Riccardo Riccò before CONI, denies blood doping
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Wednesday, September 14, 2011

Riccardo Riccò before CONI, denies blood doping

by Shane Stokes at 7:57 PM EST   comments
Categories: Pro Cycling, Doping
 
Italian “tired of being misunderstood”, vows to continue professional career

Riccardo RiccoRiccardo Riccò had his day in court today [Wednesday], or rather his time in front of the anti-doping prosecutor of the Italian Olympic committee CONI, and steadfastly denied that which an array of medical professionals has said is true: that he performed an autologous blood transfusion in February of this year, a procedure that landed him in hospital in very serious condition.

“We set out our alternative version,” said Riccò’s lawyer Fiorenzo Alessi, according to Tuttobiciweb. “We think we can say there was no autotransfusion.”

Alessi said that the rider was “tired of always being misunderstood,” and Riccò consequently refused to speak to the press outside the CONI offices.

Earlier this month investigators concluded that the rider did indeed undergo a banned blood transfusion in February. This pronouncement was arrived at because of a number of factors, including medical tests confirming an injection of badly-preserved blood, plus the account of the medical staff in the hospital.

There is reportedly eight doctors and nurses who state that Riccò did indeed do that which he is accused of, with some of those saying that he had admitted a transfusion after arriving at the hospital in serious condition.

Riccò previously tested positive for EPO CERA during the 2008 Tour de France, and is therefore liable for a lifetime ban if he is deemed guilty of the latest accusations.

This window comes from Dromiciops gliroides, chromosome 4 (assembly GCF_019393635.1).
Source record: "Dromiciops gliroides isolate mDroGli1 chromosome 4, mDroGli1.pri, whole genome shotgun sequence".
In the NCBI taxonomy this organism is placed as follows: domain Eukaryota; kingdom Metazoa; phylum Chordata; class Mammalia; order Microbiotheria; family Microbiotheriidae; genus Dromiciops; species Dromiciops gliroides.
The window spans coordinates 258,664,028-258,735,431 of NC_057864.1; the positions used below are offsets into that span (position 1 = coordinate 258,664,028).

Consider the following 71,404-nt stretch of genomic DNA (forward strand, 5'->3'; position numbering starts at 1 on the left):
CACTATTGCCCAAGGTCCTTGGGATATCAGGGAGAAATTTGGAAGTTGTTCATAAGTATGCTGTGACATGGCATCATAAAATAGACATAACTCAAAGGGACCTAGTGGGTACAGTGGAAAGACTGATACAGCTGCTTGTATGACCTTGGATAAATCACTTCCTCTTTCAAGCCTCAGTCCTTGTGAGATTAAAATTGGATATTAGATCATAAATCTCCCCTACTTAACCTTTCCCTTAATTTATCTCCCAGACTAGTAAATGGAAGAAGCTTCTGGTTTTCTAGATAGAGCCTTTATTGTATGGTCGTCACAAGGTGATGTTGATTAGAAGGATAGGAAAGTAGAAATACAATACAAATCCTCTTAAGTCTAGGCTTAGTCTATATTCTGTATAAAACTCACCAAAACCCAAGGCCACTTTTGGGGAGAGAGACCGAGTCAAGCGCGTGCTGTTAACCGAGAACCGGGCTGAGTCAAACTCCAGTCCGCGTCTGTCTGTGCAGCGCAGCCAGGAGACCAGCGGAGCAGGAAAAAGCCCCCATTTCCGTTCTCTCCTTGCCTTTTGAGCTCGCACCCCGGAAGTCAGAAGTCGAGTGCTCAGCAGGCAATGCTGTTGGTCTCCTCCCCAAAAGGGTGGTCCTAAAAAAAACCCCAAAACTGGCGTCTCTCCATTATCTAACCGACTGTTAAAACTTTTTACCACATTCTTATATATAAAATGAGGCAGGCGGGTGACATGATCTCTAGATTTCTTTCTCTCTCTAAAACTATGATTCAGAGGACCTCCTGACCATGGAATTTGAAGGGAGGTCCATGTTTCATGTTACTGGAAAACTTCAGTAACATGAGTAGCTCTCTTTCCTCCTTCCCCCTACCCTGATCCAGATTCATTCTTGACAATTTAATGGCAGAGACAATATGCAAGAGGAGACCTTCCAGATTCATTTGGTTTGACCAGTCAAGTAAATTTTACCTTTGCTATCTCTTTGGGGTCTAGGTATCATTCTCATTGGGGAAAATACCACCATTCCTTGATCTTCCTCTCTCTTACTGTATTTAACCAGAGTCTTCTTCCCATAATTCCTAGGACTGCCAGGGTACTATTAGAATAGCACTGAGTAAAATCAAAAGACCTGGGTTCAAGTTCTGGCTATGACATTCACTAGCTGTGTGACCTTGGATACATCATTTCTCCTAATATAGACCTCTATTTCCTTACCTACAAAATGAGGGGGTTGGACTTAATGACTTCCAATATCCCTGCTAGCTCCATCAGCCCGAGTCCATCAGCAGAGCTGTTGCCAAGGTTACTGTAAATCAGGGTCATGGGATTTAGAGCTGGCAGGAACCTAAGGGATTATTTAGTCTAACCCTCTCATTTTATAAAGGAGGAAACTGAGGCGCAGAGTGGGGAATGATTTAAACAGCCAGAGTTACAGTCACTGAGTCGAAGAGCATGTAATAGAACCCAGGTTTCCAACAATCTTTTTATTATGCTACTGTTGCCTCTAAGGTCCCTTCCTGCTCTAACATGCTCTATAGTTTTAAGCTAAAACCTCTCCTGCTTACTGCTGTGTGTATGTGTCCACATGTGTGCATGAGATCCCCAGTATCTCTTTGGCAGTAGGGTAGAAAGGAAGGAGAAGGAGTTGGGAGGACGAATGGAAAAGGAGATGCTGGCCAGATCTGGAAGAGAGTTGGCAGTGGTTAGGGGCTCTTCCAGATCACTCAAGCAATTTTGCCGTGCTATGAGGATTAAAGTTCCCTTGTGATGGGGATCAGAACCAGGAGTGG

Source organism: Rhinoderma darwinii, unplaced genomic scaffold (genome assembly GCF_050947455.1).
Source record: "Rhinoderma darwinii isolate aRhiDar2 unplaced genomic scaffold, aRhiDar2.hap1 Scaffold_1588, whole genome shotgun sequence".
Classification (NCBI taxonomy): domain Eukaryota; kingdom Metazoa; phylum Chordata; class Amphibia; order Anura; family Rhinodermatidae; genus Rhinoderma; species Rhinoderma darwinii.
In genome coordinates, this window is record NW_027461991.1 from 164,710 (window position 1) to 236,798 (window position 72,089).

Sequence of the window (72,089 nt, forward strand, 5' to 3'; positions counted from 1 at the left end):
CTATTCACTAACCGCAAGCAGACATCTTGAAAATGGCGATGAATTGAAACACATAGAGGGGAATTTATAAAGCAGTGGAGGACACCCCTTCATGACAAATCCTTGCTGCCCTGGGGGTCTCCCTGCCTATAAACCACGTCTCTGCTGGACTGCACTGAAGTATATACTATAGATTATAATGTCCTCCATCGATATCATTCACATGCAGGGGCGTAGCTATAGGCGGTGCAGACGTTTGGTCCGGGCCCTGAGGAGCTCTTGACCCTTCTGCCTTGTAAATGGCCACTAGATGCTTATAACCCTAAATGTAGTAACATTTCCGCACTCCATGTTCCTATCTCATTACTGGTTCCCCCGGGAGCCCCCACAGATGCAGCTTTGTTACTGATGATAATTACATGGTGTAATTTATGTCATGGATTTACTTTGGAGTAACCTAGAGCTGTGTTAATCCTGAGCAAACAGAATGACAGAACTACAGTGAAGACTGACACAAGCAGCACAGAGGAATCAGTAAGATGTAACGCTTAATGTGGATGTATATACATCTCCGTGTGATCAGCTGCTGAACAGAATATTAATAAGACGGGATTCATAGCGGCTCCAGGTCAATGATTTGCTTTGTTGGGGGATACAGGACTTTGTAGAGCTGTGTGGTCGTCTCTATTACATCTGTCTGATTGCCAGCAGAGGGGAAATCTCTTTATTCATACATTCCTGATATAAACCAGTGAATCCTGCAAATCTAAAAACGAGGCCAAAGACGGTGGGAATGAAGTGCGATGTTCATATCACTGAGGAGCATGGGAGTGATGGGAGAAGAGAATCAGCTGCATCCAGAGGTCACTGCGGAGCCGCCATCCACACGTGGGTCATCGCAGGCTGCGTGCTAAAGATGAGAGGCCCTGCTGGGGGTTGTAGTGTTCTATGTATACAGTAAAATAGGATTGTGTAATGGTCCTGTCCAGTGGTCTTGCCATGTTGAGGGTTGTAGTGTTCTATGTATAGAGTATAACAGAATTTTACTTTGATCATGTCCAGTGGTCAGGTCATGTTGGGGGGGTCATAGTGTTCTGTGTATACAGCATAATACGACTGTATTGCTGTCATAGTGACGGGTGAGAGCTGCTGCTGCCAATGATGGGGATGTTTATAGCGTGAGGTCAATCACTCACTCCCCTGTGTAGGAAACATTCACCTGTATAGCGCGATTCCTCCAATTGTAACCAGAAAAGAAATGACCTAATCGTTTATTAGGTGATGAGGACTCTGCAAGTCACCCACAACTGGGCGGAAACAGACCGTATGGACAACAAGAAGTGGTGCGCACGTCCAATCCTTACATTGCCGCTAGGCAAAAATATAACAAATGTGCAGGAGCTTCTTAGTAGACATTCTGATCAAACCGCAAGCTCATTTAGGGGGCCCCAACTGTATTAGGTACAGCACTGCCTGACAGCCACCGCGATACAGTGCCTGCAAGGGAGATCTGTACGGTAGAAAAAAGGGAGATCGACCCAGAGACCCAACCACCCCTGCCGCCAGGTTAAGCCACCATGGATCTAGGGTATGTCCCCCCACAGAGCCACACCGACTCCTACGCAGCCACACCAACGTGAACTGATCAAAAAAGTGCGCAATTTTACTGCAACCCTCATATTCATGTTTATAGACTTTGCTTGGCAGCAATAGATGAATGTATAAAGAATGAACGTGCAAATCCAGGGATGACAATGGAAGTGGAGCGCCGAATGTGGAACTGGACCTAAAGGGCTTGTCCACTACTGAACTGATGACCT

He was due to compete with the Vacansoleil team this season and was days from starting the Tour of the Mediterranean when he fell ill. The team subsequently fired him.

An investigation was launched but stalled in May when medical expert professor Giovanni Beduschi died suddenly due to a heart attack. In June, things started moving again when the prosecutor of Mondena sent the dossier to the anti-doping prosecutor with CONI.

At the same time, Riccò had reversed his stated decision to retire and inked a deal with the small Meridiana-Kamen team. He was planning on riding the Tour of Serbia, but this became impossible when on June 8th, the Commission for Health Protection of the Italian cycling federation decided to suspend his licence.

It said it was doing so in order to safeguard his health. When that initial 60 day ban expired, Dr Francis Plotinus, the president of the National Anti-Doping Tribunal, ordered the suspension to be extended by another 30 days.

That suspension has now expired but, despite Riccò’s statements on Tuesday, it seems doubtful that he will throw his leg over a bike again as a registered pro.

Still, he’s insisting that he’ll go on. “He does not consider himself a rider [this year], said Alessi. “He will not race anymore this season, but he has no plans of stopping.”

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